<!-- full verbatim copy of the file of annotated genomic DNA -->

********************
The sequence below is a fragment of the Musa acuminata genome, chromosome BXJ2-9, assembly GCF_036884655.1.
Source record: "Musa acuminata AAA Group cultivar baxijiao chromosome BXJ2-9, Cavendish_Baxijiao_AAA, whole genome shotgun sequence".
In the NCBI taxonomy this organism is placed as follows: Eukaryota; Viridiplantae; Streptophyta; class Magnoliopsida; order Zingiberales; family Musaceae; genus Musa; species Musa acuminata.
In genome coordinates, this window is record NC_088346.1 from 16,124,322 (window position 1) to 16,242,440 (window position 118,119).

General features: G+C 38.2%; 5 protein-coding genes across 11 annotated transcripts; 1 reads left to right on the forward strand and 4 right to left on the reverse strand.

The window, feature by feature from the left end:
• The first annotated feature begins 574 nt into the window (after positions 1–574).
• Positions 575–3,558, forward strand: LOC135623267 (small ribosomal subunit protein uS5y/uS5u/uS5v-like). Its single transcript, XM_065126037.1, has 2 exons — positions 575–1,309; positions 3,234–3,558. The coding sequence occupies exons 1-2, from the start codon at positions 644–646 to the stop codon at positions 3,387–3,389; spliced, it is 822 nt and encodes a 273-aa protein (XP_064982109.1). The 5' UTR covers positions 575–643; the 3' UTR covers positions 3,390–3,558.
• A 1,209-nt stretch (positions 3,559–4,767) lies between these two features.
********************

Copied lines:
The sequence below is a fragment of the Musa acuminata genome, chromosome BXJ2-9, assembly GCF_036884655.1.
Source record: "Musa acuminata AAA Group cultivar baxijiao chromosome BXJ2-9, Cavendish_Baxijiao_AAA, whole genome shotgun sequence".
In the NCBI taxonomy this organism is placed as follows: Eukaryota; Viridiplantae; Streptophyta; class Magnoliopsida; order Zingiberales; family Musaceae; genus Musa; species Musa acuminata.
In genome coordinates, this window is record NC_088346.1 from 16,124,322 (window position 1) to 16,242,440 (window position 118,119).

General features: G+C 38.2%; 5 protein-coding genes across 11 annotated transcripts; 1 reads left to right on the forward strand and 4 right to left on the reverse strand.

The window, feature by feature from the left end:
• The first annotated feature begins 574 nt into the window (after positions 1–574).
• Positions 575–3,558, forward strand: LOC135623267 (small ribosomal subunit protein uS5y/uS5u/uS5v-like). Its single transcript, XM_065126037.1, has 2 exons — positions 575–1,309; positions 3,234–3,558. The coding sequence occupies exons 1-2, from the start codon at positions 644–646 to the stop codon at positions 3,387–3,389; spliced, it is 822 nt and encodes a 273-aa protein (XP_064982109.1). The 5' UTR covers positions 575–643; the 3' UTR covers positions 3,390–3,558.
• A 1,209-nt stretch (positions 3,559–4,767) lies between these two features.